Microsoft completed an experiment using EEG monitoring devices to track people’s brain waves in remote and in-person meetings. Here’s what they discovered:
• Virtual meetings lead to more stress and exhaustion than non-meeting work, such as writing emails
• Remote collaboration is more overwhelming than in-person collaboration
Virtual meeting fatigue is a physical, mental, and emotional sensation that leaves meeting attendees feeling burned out and exhausted.
So, anytime you’re ready to kick your laptop to the curb after yet another virtual conference, it’s likely that your brain is telling you it’s time to step away.
Virtual interactions and meetings require more concentration than in-person interactions. Not only do you have to concentrate and focus on multiple speakers, but you also need to pull out the information that’s relevant to you. There’s also the feeling of having to “participate” with a gesture or two every so often so everyone in the meeting knows you’re paying attention.
If you’re using a generic interface to run large meetings like scaled-up small ones, with a ton of videos on screen, and your participants feel like they’re always “on” and no one can relax, then you’re part of the virtual fatigue problem.
Large meetings never run like small meetings, either virtually or in person, so how can you use a one-size-fits-all platform and expect great results and healthy attendants?
When speaking to an audience of 12 people, it should feel like you’re only speaking to 12 people and not 60. As the number of participants increases, your meetings should feel different. It’s all about setting the stage and directing your audience’s attention.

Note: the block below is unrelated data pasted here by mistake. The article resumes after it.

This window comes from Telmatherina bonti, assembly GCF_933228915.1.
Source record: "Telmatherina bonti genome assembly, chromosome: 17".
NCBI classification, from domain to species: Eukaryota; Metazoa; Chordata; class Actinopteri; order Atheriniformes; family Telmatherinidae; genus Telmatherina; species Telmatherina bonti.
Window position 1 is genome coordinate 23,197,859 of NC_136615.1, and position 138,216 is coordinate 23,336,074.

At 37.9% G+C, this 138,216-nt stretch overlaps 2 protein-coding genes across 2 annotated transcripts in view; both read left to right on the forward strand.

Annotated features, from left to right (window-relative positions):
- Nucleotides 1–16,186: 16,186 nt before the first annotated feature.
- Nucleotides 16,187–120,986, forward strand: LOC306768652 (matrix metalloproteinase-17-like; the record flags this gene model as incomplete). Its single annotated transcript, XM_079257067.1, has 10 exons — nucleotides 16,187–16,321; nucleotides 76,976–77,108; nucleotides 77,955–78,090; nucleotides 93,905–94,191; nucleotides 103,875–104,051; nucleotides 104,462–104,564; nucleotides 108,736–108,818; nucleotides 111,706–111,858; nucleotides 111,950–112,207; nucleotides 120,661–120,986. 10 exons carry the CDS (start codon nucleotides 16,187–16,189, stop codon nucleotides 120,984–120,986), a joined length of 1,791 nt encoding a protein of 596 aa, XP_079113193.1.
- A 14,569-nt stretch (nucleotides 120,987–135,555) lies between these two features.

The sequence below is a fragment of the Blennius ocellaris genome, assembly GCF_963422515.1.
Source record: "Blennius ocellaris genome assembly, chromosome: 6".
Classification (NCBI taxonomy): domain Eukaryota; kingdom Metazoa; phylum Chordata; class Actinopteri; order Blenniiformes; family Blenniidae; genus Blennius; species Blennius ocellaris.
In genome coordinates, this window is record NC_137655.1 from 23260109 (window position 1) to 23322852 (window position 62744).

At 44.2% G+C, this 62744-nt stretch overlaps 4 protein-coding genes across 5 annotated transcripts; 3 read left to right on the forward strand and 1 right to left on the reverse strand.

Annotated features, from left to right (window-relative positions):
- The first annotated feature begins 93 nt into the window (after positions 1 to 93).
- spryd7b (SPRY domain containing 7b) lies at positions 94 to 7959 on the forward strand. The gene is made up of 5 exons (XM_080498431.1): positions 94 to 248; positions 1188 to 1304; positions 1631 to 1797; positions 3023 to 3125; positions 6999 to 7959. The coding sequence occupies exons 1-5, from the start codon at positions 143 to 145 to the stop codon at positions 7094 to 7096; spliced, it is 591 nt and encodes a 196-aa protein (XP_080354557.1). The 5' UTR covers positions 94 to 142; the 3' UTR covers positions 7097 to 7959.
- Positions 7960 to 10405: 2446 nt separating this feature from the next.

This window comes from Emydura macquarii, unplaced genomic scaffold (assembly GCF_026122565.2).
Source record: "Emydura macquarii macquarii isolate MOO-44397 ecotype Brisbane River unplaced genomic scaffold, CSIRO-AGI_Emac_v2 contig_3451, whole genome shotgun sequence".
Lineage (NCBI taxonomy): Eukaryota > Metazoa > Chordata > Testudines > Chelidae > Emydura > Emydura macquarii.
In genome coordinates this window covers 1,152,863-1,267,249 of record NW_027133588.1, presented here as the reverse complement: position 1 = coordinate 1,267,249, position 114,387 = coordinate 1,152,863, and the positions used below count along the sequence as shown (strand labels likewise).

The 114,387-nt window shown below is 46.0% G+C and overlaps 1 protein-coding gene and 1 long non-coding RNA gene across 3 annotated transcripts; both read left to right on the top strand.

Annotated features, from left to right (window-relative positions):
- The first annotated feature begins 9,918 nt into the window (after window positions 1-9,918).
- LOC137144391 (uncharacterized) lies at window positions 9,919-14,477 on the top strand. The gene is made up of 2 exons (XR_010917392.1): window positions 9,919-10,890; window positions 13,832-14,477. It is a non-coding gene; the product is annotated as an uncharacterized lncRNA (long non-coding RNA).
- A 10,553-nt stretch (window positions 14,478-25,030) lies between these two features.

LinkUp from Acrobits brings all your video calls onto a shared stage.
Totally awesome features that make your large meetings better, like:
Engage your remote attendees and reduce virtual fatigue with these top tips:
When you’re hosting a meeting, whether large or small, create an outline introducing your topics, the presenters, the attendees, and approximately how long the meeting will last.
Sharing an outline ahead of time helps lessen meeting anxiety and shows you respect everyone’s time by giving some insight into what they can expect. You can also send a reminder that everyone is welcome to participate and interact and can use chat bubbles and emojis if they prefer that to speaking.
Think twice before sending out an exuberant amount of meeting invites. Research shows that you should have seven or fewer people in a meeting for the best results. While you may disagree, a good way to reduce virtual meeting fatigue is by limiting your attendees. If they don’t “need” to be there, add “optional” to their invite so they can choose whether they wish to attend.
Meeting fatigue starts setting in at around the 30-40 minute mark, so keep your virtual meetings to 30 minutes max. Keeping meetings short and to the point makes it easier for participants to pay attention and eliminates virtual meeting exhaustion and fatigue.
If you plan on holding back-to-back meetings, encourage breaks in between — your attendees will thank you. A good practice is incorporating focused work sessions with deliberate break times. You can do this by:
Ready to reduce virtual fatigue by hosting better meetings? Discover what a best-in-class white-label video conferencing platform looks like.
Say goodbye to boring virtual meetings and overwhelmed attendees and hello to an engaging, collaborative experience that keeps stress levels down and participation up.
LinkUp, Acrobit’s new video collaboration tool, is available as a standalone app or for bundling with your existing white label VoIP Softphone solution.
Are you looking to reduce virtual meeting fatigue with a solution that doesn’t require any downloads, installation, or complex configurations? Switch to one-click meetings with LinkUp today.
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Microsoft completed an experiment using EEG monitoring devices to track people’s brain waves in remote and in-person meetings. Here’s what they discovered: • Virtual meetings lead to more stress and exhaustion than non-meeting work, such as writing emails • Remote collaboration is more overwhelming than in-person collaboration Virtual meeting fatigue is a physical, mental, and […]